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Optical switching experiments on coupled multicore optical fibers — NICT succeeded in conducting world's first experiments in a real environment


On May 11, a group led by Senior Researcher Ruben Soares Luís of the Network Research Institute at the National Institute of Information and Communications Technology (NICT) established a standard outer diameter coupled 4-core optical fiber on a real-world testbed in L'Aquila, Italy. An optical network equipped with an optical switching function was constructed using a fiber and prototype optical switch that supported it, and the world's first successful optical switching experiment of a coupled multicore optical fiber in a real environment was conducted. The experiment was conducted in collaboration with the University of L'Aquila, Italy; Heinrich Hertz Institute, Germany; Finisar, Australia; and Sumitomo Electric Industries, Japan.

The coupled multicore optical fiber is expected to be a new transmission medium that excels in long-distance, high-capacity transmission. This success will significantly advance the technology for constructing long-haul, high-capacity optical networks after Beyond 5G.

Structure of coupled 4-Core fiber optic switch (1-input/3-output).
Provided by the National Institute of Information and Communications Technology (NICT)

To cope with ever-increasing communication traffic, spatial division multiplexing (SDM) transmission technology using new optical fibers is being studied. In addition to transmission technology, optical switching technology compatible with SDM is essential for the construction of optical networks. NICT has developed optical switches compatible with uncoupled multicore and multimode optical fibers and has demonstrated SDM optical networks with optical switching functions.

For longer distances and higher capacities, optical networks composed of coupled multicore optical fibers, which require more advanced technology than non-coupled networks, are expected. There are only reports of optical switching experiments in laboratories; there have been no demonstrations of optical switching in optical networks in real environments.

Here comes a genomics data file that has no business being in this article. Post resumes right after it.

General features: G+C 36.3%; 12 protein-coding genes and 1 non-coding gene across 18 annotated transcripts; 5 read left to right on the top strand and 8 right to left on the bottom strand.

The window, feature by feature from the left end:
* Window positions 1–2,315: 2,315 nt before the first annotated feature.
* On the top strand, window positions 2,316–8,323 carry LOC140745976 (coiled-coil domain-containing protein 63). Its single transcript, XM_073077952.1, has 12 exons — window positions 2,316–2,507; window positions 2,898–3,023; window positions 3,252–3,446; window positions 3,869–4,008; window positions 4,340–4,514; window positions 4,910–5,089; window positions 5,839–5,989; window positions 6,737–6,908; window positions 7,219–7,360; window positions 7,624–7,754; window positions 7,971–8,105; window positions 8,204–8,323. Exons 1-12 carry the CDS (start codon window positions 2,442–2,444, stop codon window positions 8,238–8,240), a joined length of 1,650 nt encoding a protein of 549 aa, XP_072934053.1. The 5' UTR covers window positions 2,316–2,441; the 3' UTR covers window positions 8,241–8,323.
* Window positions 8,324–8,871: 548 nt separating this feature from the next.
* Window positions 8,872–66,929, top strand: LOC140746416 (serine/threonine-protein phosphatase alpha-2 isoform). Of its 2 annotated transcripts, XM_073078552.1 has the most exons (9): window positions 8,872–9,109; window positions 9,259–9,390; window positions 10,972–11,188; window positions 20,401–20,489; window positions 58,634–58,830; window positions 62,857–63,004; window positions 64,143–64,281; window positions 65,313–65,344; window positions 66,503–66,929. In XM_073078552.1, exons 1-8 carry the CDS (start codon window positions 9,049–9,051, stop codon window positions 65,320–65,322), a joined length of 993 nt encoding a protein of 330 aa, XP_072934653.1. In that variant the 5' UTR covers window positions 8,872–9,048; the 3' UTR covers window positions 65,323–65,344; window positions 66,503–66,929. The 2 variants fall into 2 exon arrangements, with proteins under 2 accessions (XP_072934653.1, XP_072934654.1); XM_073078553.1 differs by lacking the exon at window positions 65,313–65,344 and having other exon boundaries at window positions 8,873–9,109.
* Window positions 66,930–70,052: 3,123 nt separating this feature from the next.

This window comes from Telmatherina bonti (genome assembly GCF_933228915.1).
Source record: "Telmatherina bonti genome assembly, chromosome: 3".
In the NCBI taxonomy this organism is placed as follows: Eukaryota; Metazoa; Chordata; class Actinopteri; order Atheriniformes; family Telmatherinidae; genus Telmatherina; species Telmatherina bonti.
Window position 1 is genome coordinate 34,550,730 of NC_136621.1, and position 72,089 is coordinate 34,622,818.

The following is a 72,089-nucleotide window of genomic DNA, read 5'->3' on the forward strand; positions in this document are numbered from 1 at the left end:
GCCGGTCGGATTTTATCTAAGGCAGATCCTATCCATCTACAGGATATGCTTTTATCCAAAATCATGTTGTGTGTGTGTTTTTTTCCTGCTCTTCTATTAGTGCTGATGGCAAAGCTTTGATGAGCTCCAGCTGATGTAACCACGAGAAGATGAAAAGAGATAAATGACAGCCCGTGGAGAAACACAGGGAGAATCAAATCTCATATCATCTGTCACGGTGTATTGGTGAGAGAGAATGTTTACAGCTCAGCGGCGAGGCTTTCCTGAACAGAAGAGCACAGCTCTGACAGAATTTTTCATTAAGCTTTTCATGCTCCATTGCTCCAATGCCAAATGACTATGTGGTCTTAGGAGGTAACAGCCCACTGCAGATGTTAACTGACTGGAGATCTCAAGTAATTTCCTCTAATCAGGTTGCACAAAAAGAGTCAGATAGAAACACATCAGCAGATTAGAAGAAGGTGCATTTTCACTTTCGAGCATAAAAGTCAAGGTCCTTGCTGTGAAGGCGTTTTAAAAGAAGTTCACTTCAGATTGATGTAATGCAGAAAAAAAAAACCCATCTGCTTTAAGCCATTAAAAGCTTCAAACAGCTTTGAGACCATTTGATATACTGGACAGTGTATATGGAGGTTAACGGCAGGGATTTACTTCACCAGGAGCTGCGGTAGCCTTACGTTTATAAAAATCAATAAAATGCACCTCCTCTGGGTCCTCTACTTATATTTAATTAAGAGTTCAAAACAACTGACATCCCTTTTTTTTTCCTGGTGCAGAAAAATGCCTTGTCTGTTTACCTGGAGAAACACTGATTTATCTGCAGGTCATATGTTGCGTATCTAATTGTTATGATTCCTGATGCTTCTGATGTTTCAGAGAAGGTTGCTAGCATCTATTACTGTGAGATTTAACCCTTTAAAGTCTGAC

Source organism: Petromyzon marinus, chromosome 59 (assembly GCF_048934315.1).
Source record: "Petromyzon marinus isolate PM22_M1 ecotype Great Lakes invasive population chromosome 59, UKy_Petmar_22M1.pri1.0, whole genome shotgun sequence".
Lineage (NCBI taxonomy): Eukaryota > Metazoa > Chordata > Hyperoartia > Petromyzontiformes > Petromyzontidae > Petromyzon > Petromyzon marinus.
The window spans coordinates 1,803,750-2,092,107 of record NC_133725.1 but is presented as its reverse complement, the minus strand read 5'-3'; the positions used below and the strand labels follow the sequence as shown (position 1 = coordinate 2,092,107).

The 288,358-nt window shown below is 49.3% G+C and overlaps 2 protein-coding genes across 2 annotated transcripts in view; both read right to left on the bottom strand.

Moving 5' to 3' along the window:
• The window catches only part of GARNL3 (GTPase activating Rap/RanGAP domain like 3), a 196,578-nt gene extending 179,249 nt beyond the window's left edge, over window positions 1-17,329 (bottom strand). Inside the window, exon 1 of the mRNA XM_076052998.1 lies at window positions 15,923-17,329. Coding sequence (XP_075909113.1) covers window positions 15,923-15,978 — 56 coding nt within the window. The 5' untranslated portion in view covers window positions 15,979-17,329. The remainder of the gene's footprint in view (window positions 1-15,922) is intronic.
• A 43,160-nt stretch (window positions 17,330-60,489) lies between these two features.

In this research, an optical switch compatible with a standard outer diameter coupled 4-core optical fiber was independently configured with a commercially available wavelength selective switch, and a coupled multicore optical fiber network constructed on a real-world testbed was able to measure wavelengths. This was the first successful optical switching experiment in the world.

The constructed optical network consisted of optical transmitters/receivers and optical switches for spatial and wavelength-division multiplexing signals installed at the University of L'Aquila and a coupled 4-core optical fiber (62.9 km) laid in the city of L'Aquila to simulate a mesh-like optical network.

In the experiment, multiplexed signals of 12 terabits per second (six wavelength multiplexing, four spatial multiplexing, 500 gigabits per wavelength channel) were generated and transmitted over a coupled 4-core optical fiber. Then, the path was switched for each wavelength using an optical switch.

The optical switch for the coupled 4-core optical fiber consisted of four 1-input 3-output (1 × 3) wavelength selective switches, assuming switching to a 3-way path.

A network node was constructed with four of these optical switches, and 19 different switching patterns were evaluated, including the insertion and branching of all wavelengths, passage of all wavelengths, and insertion and branching of some wavelengths. As a result, the group confirmed that all of them could be correctly received after switching and demonstrated all the basic switching functions required for network nodes.

While uncoupled multicore optical fibers require appropriately spaced cores to suppress signal interference between cores, coupled multicore optical fibers have the advantage that this effect can be eliminated via Multiple-Input Multiple-Output (MIMO) digital signal processing, increasing the number of cores (multiplexing) of standard OD optical fibers.

In addition, the coupling-type multicore optical fiber is expected to be a next-generation optical fiber for long-distance transmission because it can reduce the signal processing load (power consumption) during long-distance transmission compared with the multimode optical fiber.

In addition, inexpensive system installation can be expected because the system can be configured with standard outer diameter optical fibers, which are relatively easy to manufacture. Thus, optical switches compatible with coupled multicore optical fibers are a promising technology for the construction of future long-haul, high-capacity optical networks.

NICT intends to increase the capacity of SDM communications based on standard outer diameter coupled multicore optical fibers by increasing the number of coupled cores and the wavelength multiplexing bandwidth and increasing the number of optical switches to support this, thereby establishing the basic technology for future long-distance, high-capacity optical networks.

Journal Information
Publication: Optical Fiber Communication Conference 2023
Title: Colorless and Directionless ROADM for Meshed Coupled-Core Multicore Fiber Networks
DOI: 10.1364/OFC.2023.Th4C.3

This article has been translated by JST with permission from The Science News Ltd. ( Unauthorized reproduction of the article and photographs is prohibited.

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